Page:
Another group of rural communities in Manitoba will have access to high-speed Internet thanks to the federal government’s Universal Broadband Fund.
The Rural Municipality of Saint-Laurent, on the western shore of Lake Manitoba, received just over $1 million from the UBF.
The service will be provided by Starlink, a globally available satellite service operated by Elon Musk’s SpaceX company.
The funding will be used to cover the cost of approximately $800 for the equipment needed to launch the service for each residence.
Upload and download speeds are fast enough to meet Canada’s Connectivity Strategy, which aims to provide 98% of Canadians with access to Internet speeds of at least 50 megabits per second (Mbps) download/10 Mbps upload by 2026 and 100% by 2030.
Cheryl Smith, Warden of the RM of Saint-Laurent said that due to the fact that residents of her community are so scattered, many are unable to subscribe to terrestrial services, although she said that some near Highway 6 report an adequate ratio. BellMTS service, for example.
“But in many rural municipalities, high-speed internet service is poor to non-existent,” Smith said.
Many UBF funds are used to cover part of the cost of laying the cable and building what is called fibre-to-the-home.
But in the case of the St. Laurent project — which also includes the shoreline communities of Twin Lakes Beach, Laurentia Beach and Oak Point — the money will be used to cover the cost of the hardware needed to access the low Earth orbit satellite service.
“Not having access to reliable internet has made the impact of the pandemic even more difficult than in other parts of the country,” said Terry Duguid, Liberal MP for Winnipeg South and Parliamentary Secretary to the Minister of the Environment. and Climate Change.
Because there is no construction in place, this funding comes from the UBF rapid response stream. Smith said she hopes people can start ordering their gear very soon.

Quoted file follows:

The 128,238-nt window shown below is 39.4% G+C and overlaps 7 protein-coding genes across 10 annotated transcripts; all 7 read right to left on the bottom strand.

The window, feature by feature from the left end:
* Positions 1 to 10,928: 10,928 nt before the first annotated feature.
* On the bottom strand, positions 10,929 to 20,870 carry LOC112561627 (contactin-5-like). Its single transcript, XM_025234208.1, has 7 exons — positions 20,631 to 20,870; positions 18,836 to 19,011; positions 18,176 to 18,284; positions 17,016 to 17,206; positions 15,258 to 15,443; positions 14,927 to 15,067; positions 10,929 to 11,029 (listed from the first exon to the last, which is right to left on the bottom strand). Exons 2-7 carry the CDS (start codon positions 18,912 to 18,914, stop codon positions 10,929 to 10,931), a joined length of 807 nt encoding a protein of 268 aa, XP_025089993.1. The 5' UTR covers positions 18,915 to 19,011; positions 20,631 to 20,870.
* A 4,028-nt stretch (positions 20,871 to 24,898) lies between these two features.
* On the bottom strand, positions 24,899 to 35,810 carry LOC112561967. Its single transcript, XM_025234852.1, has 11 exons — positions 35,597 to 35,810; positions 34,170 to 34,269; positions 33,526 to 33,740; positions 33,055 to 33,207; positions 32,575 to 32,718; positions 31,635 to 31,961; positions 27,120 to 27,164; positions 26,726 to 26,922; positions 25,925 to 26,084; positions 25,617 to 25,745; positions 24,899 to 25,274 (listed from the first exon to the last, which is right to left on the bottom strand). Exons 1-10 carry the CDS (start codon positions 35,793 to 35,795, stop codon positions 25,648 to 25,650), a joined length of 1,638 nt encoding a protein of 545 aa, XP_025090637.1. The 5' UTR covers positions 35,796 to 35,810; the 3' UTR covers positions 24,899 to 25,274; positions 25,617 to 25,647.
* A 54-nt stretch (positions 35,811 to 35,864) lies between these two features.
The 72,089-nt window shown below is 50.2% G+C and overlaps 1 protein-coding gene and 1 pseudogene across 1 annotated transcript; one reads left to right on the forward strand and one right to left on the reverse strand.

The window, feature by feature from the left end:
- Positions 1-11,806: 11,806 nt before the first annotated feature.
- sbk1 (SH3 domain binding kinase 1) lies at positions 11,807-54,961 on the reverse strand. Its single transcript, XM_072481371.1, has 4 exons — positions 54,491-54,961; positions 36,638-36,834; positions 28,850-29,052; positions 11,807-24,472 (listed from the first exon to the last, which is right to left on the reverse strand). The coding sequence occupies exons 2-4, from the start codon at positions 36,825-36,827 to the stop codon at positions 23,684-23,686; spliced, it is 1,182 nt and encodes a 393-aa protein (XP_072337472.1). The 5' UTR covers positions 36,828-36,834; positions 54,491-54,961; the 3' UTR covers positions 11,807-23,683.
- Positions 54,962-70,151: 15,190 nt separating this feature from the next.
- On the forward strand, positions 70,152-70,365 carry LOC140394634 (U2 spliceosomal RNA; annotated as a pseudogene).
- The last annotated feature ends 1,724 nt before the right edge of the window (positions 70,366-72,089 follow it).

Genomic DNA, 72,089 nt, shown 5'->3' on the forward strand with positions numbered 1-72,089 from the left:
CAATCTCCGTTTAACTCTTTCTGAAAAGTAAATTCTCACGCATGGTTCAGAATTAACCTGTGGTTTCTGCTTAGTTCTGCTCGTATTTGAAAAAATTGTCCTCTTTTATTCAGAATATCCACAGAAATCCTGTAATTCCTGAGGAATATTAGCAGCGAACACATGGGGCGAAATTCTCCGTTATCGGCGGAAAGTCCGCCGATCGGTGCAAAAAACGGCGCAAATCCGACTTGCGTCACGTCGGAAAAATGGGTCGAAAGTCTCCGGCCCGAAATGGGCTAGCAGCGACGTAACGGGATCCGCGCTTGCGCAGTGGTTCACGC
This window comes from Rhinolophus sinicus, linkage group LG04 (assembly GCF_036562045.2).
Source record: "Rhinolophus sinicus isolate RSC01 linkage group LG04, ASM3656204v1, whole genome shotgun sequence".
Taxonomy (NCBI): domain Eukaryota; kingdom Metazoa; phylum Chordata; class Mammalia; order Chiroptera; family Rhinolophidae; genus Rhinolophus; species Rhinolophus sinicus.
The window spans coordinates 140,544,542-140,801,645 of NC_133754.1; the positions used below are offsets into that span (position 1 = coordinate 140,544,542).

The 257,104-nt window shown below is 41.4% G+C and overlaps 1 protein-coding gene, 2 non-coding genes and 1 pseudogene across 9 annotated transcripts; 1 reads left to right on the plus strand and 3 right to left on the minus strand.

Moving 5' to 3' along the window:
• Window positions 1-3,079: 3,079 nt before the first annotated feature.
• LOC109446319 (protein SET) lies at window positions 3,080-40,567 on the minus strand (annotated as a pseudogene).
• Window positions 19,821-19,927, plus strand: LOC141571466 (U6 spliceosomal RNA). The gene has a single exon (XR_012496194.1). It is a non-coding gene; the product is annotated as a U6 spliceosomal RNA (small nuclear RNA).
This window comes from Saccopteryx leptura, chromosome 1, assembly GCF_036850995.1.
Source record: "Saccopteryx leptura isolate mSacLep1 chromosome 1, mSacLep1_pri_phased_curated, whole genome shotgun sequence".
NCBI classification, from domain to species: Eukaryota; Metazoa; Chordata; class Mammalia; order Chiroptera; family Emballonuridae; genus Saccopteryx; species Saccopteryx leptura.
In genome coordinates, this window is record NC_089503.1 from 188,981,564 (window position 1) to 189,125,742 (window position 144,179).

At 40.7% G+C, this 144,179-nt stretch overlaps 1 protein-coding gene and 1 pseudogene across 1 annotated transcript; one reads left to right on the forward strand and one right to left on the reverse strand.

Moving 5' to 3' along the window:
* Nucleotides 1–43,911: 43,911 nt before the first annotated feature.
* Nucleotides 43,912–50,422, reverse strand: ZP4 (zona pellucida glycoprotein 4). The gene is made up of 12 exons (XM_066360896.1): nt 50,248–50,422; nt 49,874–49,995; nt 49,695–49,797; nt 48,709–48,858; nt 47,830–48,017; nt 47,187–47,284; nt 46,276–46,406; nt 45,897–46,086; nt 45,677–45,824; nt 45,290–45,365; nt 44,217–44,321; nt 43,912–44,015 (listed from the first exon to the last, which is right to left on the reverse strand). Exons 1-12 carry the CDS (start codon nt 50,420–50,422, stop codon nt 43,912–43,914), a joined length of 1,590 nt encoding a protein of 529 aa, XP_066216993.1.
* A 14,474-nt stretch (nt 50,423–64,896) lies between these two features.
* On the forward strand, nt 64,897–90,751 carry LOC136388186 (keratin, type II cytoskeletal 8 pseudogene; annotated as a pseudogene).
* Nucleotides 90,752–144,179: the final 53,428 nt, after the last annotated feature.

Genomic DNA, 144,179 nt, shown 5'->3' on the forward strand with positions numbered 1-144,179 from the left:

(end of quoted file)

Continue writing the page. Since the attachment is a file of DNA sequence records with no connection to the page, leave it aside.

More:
The funding should be able to cover the costs of 1,162 households.
Residents can choose to participate and they will then be responsible for paying the monthly fee of approximately $140 per month.
The $2.75 billion UBF has already funded 22 projects in Manitoba to the tune of $249 million reaching approximately 95,000 homes. According to the most recent data, only Ontario and Quebec have benefited more than Manitoba from UBF project funding.
Smith said Starlink service gets pretty good reviews from other users in Manitoba, except for some service outages during storms, the downside of any satellite service.
“For us, it was an alternative that made sense,” Smith said. “Our community is very large and it’s pretty much all single-family homes. Traditional fiber optic networks that run close to major highways or power lines simply don’t work for our community. »
Martin Cash has written a column and business news for the Free Press since 1989. During those years he wrote through a number of business cycles and the rise and fall (and rise) of the fortunes of many local businesses .
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